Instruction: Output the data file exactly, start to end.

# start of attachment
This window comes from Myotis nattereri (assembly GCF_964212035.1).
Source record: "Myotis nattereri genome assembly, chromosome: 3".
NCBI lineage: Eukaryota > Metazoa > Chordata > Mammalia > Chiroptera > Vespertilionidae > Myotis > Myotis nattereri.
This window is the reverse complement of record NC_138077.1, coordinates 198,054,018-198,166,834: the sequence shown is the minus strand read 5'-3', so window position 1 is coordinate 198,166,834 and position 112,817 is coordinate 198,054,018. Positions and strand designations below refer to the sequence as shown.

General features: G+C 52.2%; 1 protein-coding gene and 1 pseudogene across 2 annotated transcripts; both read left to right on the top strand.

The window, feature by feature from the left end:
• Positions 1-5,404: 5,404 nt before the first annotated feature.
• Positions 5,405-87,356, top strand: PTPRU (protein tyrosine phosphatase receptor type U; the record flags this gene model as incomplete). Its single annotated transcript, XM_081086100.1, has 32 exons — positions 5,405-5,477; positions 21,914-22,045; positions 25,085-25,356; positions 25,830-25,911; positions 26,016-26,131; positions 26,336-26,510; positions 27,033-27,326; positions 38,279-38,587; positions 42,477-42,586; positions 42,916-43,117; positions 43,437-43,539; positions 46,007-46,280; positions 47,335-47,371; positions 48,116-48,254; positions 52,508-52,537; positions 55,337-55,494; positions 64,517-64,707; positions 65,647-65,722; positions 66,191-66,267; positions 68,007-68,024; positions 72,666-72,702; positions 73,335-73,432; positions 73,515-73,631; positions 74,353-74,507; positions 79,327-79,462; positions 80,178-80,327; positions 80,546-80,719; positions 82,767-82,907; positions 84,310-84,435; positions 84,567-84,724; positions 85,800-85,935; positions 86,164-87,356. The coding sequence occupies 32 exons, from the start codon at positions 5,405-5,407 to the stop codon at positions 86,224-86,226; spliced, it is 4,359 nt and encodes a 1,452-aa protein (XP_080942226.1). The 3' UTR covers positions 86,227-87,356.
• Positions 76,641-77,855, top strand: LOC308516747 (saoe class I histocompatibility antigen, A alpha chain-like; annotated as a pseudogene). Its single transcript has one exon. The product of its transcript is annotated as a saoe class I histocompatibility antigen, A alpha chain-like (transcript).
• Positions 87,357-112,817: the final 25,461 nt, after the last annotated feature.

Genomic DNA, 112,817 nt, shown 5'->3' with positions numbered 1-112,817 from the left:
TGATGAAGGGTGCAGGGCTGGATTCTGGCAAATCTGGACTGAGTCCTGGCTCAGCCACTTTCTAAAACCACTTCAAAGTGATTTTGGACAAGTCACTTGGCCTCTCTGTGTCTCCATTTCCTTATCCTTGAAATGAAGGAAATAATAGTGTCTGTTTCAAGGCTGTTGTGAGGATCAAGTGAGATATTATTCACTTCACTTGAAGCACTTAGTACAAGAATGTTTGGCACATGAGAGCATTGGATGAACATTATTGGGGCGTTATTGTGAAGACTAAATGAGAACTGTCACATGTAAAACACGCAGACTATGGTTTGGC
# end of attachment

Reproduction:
This window comes from Myotis nattereri (assembly GCF_964212035.1).
Source record: "Myotis nattereri genome assembly, chromosome: 3".
NCBI lineage: Eukaryota > Metazoa > Chordata > Mammalia > Chiroptera > Vespertilionidae > Myotis > Myotis nattereri.
This window is the reverse complement of record NC_138077.1, coordinates 198,054,018-198,166,834: the sequence shown is the minus strand read 5'-3', so window position 1 is coordinate 198,166,834 and position 112,817 is coordinate 198,054,018. Positions and strand designations below refer to the sequence as shown.

General features: G+C 52.2%; 1 protein-coding gene and 1 pseudogene across 2 annotated transcripts; both read left to right on the top strand.

The window, feature by feature from the left end:
• Positions 1-5,404: 5,404 nt before the first annotated feature.
• Positions 5,405-87,356, top strand: PTPRU (protein tyrosine phosphatase receptor type U; the record flags this gene model as incomplete). Its single annotated transcript, XM_081086100.1, has 32 exons — positions 5,405-5,477; positions 21,914-22,045; positions 25,085-25,356; positions 25,830-25,911; positions 26,016-26,131; positions 26,336-26,510; positions 27,033-27,326; positions 38,279-38,587; positions 42,477-42,586; positions 42,916-43,117; positions 43,437-43,539; positions 46,007-46,280; positions 47,335-47,371; positions 48,116-48,254; positions 52,508-52,537; positions 55,337-55,494; positions 64,517-64,707; positions 65,647-65,722; positions 66,191-66,267; positions 68,007-68,024; positions 72,666-72,702; positions 73,335-73,432; positions 73,515-73,631; positions 74,353-74,507; positions 79,327-79,462; positions 80,178-80,327; positions 80,546-80,719; positions 82,767-82,907; positions 84,310-84,435; positions 84,567-84,724; positions 85,800-85,935; positions 86,164-87,356. The coding sequence occupies 32 exons, from the start codon at positions 5,405-5,407 to the stop codon at positions 86,224-86,226; spliced, it is 4,359 nt and encodes a 1,452-aa protein (XP_080942226.1). The 3' UTR covers positions 86,227-87,356.
• Positions 76,641-77,855, top strand: LOC308516747 (saoe class I histocompatibility antigen, A alpha chain-like; annotated as a pseudogene). Its single transcript has one exon. The product of its transcript is annotated as a saoe class I histocompatibility antigen, A alpha chain-like (transcript).
• Positions 87,357-112,817: the final 25,461 nt, after the last annotated feature.

Genomic DNA, 112,817 nt, shown 5'->3' with positions numbered 1-112,817 from the left:
TGATGAAGGGTGCAGGGCTGGATTCTGGCAAATCTGGACTGAGTCCTGGCTCAGCCACTTTCTAAAACCACTTCAAAGTGATTTTGGACAAGTCACTTGGCCTCTCTGTGTCTCCATTTCCTTATCCTTGAAATGAAGGAAATAATAGTGTCTGTTTCAAGGCTGTTGTGAGGATCAAGTGAGATATTATTCACTTCACTTGAAGCACTTAGTACAAGAATGTTTGGCACATGAGAGCATTGGATGAACATTATTGGGGCGTTATTGTGAAGACTAAATGAGAACTGTCACATGTAAAACACGCAGACTATGGTTTGGC